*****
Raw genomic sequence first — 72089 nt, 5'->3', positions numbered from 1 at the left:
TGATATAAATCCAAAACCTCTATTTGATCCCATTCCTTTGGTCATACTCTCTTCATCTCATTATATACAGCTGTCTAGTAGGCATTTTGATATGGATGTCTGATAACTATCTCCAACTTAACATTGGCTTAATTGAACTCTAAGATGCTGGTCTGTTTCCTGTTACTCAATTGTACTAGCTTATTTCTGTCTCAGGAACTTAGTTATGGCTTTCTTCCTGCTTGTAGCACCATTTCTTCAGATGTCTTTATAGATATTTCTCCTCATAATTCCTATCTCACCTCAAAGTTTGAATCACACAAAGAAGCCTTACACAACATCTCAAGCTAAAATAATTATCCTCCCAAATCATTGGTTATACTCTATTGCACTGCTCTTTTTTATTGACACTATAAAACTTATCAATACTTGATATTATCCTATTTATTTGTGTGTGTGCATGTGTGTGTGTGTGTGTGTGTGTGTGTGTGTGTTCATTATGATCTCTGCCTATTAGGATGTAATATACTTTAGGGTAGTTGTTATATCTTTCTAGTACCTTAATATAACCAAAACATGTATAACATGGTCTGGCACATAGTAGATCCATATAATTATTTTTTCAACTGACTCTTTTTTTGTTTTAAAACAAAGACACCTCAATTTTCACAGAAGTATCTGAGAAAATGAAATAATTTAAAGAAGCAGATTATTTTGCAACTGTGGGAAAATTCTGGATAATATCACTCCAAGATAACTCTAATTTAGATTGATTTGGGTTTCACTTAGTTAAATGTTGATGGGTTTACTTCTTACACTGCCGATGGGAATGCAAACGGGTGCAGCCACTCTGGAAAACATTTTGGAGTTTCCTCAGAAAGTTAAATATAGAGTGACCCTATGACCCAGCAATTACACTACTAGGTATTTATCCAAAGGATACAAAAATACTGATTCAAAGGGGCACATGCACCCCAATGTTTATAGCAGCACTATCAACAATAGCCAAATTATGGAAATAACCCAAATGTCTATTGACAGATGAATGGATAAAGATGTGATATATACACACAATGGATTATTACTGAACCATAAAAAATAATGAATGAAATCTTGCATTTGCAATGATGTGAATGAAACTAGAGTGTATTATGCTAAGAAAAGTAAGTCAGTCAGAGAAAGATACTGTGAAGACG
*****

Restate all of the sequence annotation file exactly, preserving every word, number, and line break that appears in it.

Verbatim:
Raw genomic sequence first — 72089 nt, 5'->3', positions numbered from 1 at the left:
TGATATAAATCCAAAACCTCTATTTGATCCCATTCCTTTGGTCATACTCTCTTCATCTCATTATATACAGCTGTCTAGTAGGCATTTTGATATGGATGTCTGATAACTATCTCCAACTTAACATTGGCTTAATTGAACTCTAAGATGCTGGTCTGTTTCCTGTTACTCAATTGTACTAGCTTATTTCTGTCTCAGGAACTTAGTTATGGCTTTCTTCCTGCTTGTAGCACCATTTCTTCAGATGTCTTTATAGATATTTCTCCTCATAATTCCTATCTCACCTCAAAGTTTGAATCACACAAAGAAGCCTTACACAACATCTCAAGCTAAAATAATTATCCTCCCAAATCATTGGTTATACTCTATTGCACTGCTCTTTTTTATTGACACTATAAAACTTATCAATACTTGATATTATCCTATTTATTTGTGTGTGTGCATGTGTGTGTGTGTGTGTGTGTGTGTGTGTGTGTTCATTATGATCTCTGCCTATTAGGATGTAATATACTTTAGGGTAGTTGTTATATCTTTCTAGTACCTTAATATAACCAAAACATGTATAACATGGTCTGGCACATAGTAGATCCATATAATTATTTTTTCAACTGACTCTTTTTTTGTTTTAAAACAAAGACACCTCAATTTTCACAGAAGTATCTGAGAAAATGAAATAATTTAAAGAAGCAGATTATTTTGCAACTGTGGGAAAATTCTGGATAATATCACTCCAAGATAACTCTAATTTAGATTGATTTGGGTTTCACTTAGTTAAATGTTGATGGGTTTACTTCTTACACTGCCGATGGGAATGCAAACGGGTGCAGCCACTCTGGAAAACATTTTGGAGTTTCCTCAGAAAGTTAAATATAGAGTGACCCTATGACCCAGCAATTACACTACTAGGTATTTATCCAAAGGATACAAAAATACTGATTCAAAGGGGCACATGCACCCCAATGTTTATAGCAGCACTATCAACAATAGCCAAATTATGGAAATAACCCAAATGTCTATTGACAGATGAATGGATAAAGATGTGATATATACACACAATGGATTATTACTGAACCATAAAAAATAATGAATGAAATCTTGCATTTGCAATGATGTGAATGAAACTAGAGTGTATTATGCTAAGAAAAGTAAGTCAGTCAGAGAAAGATACTGTGAAGACG